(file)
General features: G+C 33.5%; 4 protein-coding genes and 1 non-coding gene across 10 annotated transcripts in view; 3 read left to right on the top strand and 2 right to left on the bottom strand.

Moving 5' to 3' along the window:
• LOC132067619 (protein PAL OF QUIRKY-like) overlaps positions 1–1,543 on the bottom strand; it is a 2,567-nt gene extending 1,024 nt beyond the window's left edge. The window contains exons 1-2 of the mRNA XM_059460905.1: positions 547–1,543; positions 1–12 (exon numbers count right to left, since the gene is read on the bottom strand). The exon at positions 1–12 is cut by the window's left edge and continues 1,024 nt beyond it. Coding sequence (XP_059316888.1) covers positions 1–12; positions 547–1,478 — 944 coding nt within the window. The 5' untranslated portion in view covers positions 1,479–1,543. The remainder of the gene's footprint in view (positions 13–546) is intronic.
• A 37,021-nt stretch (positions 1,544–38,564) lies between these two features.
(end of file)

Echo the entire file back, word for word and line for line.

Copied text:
General features: G+C 33.5%; 4 protein-coding genes and 1 non-coding gene across 10 annotated transcripts in view; 3 read left to right on the top strand and 2 right to left on the bottom strand.

Moving 5' to 3' along the window:
• LOC132067619 (protein PAL OF QUIRKY-like) overlaps positions 1–1,543 on the bottom strand; it is a 2,567-nt gene extending 1,024 nt beyond the window's left edge. The window contains exons 1-2 of the mRNA XM_059460905.1: positions 547–1,543; positions 1–12 (exon numbers count right to left, since the gene is read on the bottom strand). The exon at positions 1–12 is cut by the window's left edge and continues 1,024 nt beyond it. Coding sequence (XP_059316888.1) covers positions 1–12; positions 547–1,478 — 944 coding nt within the window. The 5' untranslated portion in view covers positions 1,479–1,543. The remainder of the gene's footprint in view (positions 13–546) is intronic.
• A 37,021-nt stretch (positions 1,544–38,564) lies between these two features.